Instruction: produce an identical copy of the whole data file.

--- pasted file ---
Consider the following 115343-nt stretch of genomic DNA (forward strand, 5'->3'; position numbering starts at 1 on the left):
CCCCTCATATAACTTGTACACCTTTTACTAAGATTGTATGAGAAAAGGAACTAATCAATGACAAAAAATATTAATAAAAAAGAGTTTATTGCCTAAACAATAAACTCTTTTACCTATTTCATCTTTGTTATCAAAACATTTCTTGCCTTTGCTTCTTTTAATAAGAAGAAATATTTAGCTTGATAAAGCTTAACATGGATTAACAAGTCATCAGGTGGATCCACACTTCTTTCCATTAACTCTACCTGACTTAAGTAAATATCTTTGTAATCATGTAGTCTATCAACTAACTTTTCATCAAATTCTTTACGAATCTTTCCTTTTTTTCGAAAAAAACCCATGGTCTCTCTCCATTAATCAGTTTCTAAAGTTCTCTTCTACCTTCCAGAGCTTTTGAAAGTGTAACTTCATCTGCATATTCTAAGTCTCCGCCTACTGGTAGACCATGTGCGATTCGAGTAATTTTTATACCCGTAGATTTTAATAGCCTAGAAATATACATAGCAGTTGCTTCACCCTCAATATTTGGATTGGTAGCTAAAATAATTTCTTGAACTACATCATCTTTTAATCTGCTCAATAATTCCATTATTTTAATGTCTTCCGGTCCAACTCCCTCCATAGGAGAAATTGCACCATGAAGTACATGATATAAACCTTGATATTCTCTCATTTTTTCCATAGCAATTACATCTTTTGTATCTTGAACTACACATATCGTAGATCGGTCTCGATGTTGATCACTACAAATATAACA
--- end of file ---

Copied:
Consider the following 115343-nt stretch of genomic DNA (forward strand, 5'->3'; position numbering starts at 1 on the left):
CCCCTCATATAACTTGTACACCTTTTACTAAGATTGTATGAGAAAAGGAACTAATCAATGACAAAAAATATTAATAAAAAAGAGTTTATTGCCTAAACAATAAACTCTTTTACCTATTTCATCTTTGTTATCAAAACATTTCTTGCCTTTGCTTCTTTTAATAAGAAGAAATATTTAGCTTGATAAAGCTTAACATGGATTAACAAGTCATCAGGTGGATCCACACTTCTTTCCATTAACTCTACCTGACTTAAGTAAATATCTTTGTAATCATGTAGTCTATCAACTAACTTTTCATCAAATTCTTTACGAATCTTTCCTTTTTTTCGAAAAAAACCCATGGTCTCTCTCCATTAATCAGTTTCTAAAGTTCTCTTCTACCTTCCAGAGCTTTTGAAAGTGTAACTTCATCTGCATATTCTAAGTCTCCGCCTACTGGTAGACCATGTGCGATTCGAGTAATTTTTATACCCGTAGATTTTAATAGCCTAGAAATATACATAGCAGTTGCTTCACCCTCAATATTTGGATTGGTAGCTAAAATAATTTCTTGAACTACATCATCTTTTAATCTGCTCAATAATTCCATTATTTTAATGTCTTCCGGTCCAACTCCCTCCATAGGAGAAATTGCACCATGAAGTACATGATATAAACCTTGATATTCTCTCATTTTTTCCATAGCAATTACATCTTTTGTATCTTGAACTACACATATCGTAGATCGGTCTCGATGTTGATCACTACAAATATAACA